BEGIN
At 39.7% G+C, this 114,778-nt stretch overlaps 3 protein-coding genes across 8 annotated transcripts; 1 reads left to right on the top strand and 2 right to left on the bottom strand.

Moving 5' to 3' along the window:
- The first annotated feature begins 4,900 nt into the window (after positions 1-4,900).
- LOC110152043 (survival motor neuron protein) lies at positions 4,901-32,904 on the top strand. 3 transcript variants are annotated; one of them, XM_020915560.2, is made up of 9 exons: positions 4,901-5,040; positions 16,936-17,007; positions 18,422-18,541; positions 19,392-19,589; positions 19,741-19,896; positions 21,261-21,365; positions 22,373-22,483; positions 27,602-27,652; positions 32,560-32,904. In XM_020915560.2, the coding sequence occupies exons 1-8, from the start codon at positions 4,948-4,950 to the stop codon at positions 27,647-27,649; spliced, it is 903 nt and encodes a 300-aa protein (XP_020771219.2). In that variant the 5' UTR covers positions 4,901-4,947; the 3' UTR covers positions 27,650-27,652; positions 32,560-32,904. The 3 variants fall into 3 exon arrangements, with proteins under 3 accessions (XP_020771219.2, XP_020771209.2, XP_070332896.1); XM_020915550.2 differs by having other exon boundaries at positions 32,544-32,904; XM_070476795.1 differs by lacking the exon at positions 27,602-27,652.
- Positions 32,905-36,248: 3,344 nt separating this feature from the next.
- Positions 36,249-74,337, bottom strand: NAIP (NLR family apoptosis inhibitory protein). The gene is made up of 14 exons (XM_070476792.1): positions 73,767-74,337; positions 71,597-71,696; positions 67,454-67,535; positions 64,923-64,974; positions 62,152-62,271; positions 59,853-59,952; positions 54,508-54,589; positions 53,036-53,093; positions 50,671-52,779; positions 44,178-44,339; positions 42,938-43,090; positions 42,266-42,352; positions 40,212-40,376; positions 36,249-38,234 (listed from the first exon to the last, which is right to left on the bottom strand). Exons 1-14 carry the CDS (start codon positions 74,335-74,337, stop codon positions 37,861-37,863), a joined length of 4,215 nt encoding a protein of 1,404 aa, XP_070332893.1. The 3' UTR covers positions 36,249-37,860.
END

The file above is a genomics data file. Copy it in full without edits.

At 39.7% G+C, this 114,778-nt stretch overlaps 3 protein-coding genes across 8 annotated transcripts; 1 reads left to right on the top strand and 2 right to left on the bottom strand.

Moving 5' to 3' along the window:
- The first annotated feature begins 4,900 nt into the window (after positions 1-4,900).
- LOC110152043 (survival motor neuron protein) lies at positions 4,901-32,904 on the top strand. 3 transcript variants are annotated; one of them, XM_020915560.2, is made up of 9 exons: positions 4,901-5,040; positions 16,936-17,007; positions 18,422-18,541; positions 19,392-19,589; positions 19,741-19,896; positions 21,261-21,365; positions 22,373-22,483; positions 27,602-27,652; positions 32,560-32,904. In XM_020915560.2, the coding sequence occupies exons 1-8, from the start codon at positions 4,948-4,950 to the stop codon at positions 27,647-27,649; spliced, it is 903 nt and encodes a 300-aa protein (XP_020771219.2). In that variant the 5' UTR covers positions 4,901-4,947; the 3' UTR covers positions 27,650-27,652; positions 32,560-32,904. The 3 variants fall into 3 exon arrangements, with proteins under 3 accessions (XP_020771219.2, XP_020771209.2, XP_070332896.1); XM_020915550.2 differs by having other exon boundaries at positions 32,544-32,904; XM_070476795.1 differs by lacking the exon at positions 27,602-27,652.
- Positions 32,905-36,248: 3,344 nt separating this feature from the next.
- Positions 36,249-74,337, bottom strand: NAIP (NLR family apoptosis inhibitory protein). The gene is made up of 14 exons (XM_070476792.1): positions 73,767-74,337; positions 71,597-71,696; positions 67,454-67,535; positions 64,923-64,974; positions 62,152-62,271; positions 59,853-59,952; positions 54,508-54,589; positions 53,036-53,093; positions 50,671-52,779; positions 44,178-44,339; positions 42,938-43,090; positions 42,266-42,352; positions 40,212-40,376; positions 36,249-38,234 (listed from the first exon to the last, which is right to left on the bottom strand). Exons 1-14 carry the CDS (start codon positions 74,335-74,337, stop codon positions 37,861-37,863), a joined length of 4,215 nt encoding a protein of 1,404 aa, XP_070332893.1. The 3' UTR covers positions 36,249-37,860.